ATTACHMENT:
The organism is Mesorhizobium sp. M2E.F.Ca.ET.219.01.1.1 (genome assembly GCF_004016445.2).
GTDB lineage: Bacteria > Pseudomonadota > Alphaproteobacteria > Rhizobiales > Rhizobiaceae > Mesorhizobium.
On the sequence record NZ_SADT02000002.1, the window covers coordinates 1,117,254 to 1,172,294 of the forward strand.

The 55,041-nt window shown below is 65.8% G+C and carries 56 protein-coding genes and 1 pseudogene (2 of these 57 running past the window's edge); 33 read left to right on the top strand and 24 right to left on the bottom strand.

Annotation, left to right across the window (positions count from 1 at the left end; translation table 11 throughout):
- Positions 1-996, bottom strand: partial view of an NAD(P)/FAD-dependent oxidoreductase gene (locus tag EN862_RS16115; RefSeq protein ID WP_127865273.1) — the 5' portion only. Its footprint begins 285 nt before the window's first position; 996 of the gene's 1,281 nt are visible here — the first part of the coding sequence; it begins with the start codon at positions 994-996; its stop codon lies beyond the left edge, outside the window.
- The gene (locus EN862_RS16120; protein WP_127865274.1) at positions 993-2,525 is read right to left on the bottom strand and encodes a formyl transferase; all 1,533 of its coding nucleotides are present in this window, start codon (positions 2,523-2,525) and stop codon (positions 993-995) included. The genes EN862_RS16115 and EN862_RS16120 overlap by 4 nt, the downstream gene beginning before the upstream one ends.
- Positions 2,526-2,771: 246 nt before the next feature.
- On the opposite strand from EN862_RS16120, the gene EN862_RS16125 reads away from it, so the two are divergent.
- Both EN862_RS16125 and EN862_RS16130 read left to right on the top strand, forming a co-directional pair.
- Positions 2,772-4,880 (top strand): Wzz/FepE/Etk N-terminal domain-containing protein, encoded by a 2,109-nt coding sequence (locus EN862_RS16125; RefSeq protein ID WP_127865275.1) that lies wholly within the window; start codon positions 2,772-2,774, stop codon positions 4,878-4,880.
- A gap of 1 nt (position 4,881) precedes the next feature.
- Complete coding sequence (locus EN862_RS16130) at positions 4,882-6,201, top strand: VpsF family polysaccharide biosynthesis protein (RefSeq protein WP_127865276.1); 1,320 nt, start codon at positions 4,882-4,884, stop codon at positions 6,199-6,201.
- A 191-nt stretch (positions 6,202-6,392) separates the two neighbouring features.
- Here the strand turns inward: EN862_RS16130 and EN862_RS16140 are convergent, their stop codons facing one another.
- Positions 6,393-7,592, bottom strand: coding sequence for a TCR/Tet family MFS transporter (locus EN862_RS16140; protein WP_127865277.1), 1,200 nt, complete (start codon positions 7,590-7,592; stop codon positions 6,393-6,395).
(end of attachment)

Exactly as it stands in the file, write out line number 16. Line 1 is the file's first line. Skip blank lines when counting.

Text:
- Positions 6,393-7,592, bottom strand: coding sequence for a TCR/Tet family MFS transporter (locus EN862_RS16140; protein WP_127865277.1), 1,200 nt, complete (start codon positions 7,590-7,592; stop codon positions 6,393-6,395).